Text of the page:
A shorter workweek? In YOUR place of employment? It could be more easily achieved than you think…
The four-day-work-week wave is surging again: Last Monday, Business Insider reported on Microsoft Japan’s findings that instituting a four-day workweek led to a 40 percent boost in productivity, and in late October, The Wall Street Journal covered a German entrepreneur’s decision to cut his employees’ time spent at work down to five hours per day.
Then, in an op-ed published by The New York Times last Wednesday, author Cal Newport argued that reducing the workweek would improve workforce productivity and would likely improve workers’ quality of life, citing the findings of an Australian businessman who tried this at his own company last year. Over in the Business section on Friday, Times reporter Niraj Chokshi looked into why a shorter workweek hasn’t caught on yet.
The idea of a four-day workweek (or a five-hour workday) has surfaced again and again in the last few decades, probably because it just sounds great; in a recent Workforce Institute survey, a majority of global workers responding said that the ideal workweek would be four days. Thankfully, there’s one super-actionable step you can take in order to turn that idea into a reality.
Unionize your workplace.
Capitalism is a cruel mistress (and not the cool, queer sex worker-slash-labor organizer kind) with no interest in dropping better working conditions into your lap unprompted. Systemic change typically only happens when workers organize and make demands. As imperfect as working conditions might be in the present—depending on your industry or specific employer, of course—they would be a lot worse without the efforts of unions and labor movements over the last century and a half. We owe the five-day workweek to decades of union-led strikes in the late 19th and early 20th centuries, which created enough political momentum to push Congress to pass the Fair Labor Standards Act in 1937. Union-led labor movements have also been responsible for producing the comparatively fairer wages of decades past (income inequality was at its lowest point in United States history during the 1940s and 50s, a time when most Americans belonged to a union), helping to end child labor, achieving widespread employer-based health insurance, and ensuring family and medical leave.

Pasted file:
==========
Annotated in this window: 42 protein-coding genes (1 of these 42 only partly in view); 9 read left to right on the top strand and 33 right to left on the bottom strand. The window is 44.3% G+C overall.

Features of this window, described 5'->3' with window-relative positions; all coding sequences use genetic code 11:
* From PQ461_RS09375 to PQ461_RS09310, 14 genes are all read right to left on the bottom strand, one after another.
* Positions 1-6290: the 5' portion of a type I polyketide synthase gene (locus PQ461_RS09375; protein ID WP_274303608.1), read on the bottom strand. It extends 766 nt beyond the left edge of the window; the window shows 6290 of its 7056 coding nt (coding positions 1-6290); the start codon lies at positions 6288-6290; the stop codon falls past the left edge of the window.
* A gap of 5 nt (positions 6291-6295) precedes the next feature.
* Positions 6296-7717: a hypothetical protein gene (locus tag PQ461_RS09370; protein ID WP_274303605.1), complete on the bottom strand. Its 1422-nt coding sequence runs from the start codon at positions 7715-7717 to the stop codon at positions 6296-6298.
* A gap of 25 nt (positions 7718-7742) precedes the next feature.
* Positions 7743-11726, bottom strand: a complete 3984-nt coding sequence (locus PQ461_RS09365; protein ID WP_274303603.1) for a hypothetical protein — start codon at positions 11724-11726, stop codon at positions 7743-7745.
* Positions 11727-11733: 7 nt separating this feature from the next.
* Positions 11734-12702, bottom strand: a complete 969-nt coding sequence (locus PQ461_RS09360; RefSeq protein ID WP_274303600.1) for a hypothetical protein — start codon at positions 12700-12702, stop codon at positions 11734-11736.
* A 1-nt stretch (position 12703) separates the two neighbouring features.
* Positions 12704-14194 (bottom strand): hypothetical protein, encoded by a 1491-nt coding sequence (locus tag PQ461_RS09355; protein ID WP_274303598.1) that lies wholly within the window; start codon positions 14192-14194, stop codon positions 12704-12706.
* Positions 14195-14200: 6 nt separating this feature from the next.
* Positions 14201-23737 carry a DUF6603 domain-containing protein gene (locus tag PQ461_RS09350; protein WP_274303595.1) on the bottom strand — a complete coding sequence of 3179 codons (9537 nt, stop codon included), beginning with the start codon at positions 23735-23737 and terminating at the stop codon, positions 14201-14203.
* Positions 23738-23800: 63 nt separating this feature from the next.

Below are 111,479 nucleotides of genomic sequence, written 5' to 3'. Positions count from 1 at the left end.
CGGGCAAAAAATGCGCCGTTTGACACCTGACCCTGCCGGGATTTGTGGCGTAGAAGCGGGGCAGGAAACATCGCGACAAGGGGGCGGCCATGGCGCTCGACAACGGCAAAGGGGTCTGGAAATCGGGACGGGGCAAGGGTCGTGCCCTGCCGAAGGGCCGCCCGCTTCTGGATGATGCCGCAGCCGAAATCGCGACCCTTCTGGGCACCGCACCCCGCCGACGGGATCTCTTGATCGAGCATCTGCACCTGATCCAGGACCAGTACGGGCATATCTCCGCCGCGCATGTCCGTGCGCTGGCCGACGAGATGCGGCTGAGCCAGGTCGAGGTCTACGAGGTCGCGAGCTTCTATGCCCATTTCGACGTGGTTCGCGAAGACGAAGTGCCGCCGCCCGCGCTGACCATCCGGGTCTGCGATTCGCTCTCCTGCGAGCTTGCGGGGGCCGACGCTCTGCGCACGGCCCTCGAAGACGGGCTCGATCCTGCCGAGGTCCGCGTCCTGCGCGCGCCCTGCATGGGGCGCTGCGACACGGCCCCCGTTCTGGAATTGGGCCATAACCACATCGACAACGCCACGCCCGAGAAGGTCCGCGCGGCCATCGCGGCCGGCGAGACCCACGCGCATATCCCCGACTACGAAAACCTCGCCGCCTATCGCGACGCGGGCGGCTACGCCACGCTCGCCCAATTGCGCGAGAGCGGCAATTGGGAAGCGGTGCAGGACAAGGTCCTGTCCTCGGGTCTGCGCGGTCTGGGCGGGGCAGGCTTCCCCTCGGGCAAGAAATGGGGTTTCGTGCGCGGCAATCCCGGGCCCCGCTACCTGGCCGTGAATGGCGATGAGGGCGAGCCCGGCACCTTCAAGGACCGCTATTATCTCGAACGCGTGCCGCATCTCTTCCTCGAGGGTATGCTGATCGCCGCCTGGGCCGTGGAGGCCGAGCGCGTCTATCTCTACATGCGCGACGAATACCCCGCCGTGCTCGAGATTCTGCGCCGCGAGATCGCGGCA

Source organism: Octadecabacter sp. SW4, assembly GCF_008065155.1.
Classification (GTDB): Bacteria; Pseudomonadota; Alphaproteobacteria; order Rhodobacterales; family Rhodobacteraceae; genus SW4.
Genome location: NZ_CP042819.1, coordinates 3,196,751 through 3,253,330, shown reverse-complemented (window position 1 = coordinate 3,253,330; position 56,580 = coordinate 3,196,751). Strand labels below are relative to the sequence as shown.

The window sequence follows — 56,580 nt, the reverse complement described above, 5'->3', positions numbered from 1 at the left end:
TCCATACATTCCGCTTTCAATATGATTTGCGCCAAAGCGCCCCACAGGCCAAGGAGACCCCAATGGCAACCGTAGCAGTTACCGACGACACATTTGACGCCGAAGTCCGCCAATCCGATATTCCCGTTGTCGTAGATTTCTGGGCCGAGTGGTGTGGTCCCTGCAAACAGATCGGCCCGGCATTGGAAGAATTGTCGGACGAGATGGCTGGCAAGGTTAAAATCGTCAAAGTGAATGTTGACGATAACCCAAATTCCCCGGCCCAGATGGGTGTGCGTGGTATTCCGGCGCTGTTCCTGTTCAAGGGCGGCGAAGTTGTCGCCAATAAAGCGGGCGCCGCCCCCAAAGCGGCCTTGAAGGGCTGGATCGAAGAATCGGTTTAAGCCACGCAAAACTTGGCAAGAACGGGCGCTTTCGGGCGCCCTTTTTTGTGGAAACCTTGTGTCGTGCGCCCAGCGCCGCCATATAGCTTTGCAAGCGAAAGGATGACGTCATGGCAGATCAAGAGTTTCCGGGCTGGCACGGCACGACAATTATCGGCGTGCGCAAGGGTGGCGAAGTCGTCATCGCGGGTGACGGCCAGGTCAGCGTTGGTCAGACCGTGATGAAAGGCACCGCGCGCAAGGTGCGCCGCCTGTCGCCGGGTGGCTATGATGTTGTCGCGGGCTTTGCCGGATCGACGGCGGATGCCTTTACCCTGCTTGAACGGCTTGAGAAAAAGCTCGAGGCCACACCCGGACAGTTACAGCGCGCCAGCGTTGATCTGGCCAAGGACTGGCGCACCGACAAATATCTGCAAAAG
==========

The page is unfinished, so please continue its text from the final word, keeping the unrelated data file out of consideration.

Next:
"There is power in a unified labor movement," Megan McRobert, an organizer at the Writers Guild of America East, told VICE. "Weekends exist because unions fought for it. People literally died at union meetings advocating for a 40-hour workweek.”
Shortening the traditional workweek from five days to four could be next, but that can only happen if you talk to your fellow workers about making it happen. The right to unionize is federally protected under the National Labor Relations Act, even for those who work in industries without much of a precedent for unions like sex workers, delivery app workers, and freelance journalists. Feel free to use it.
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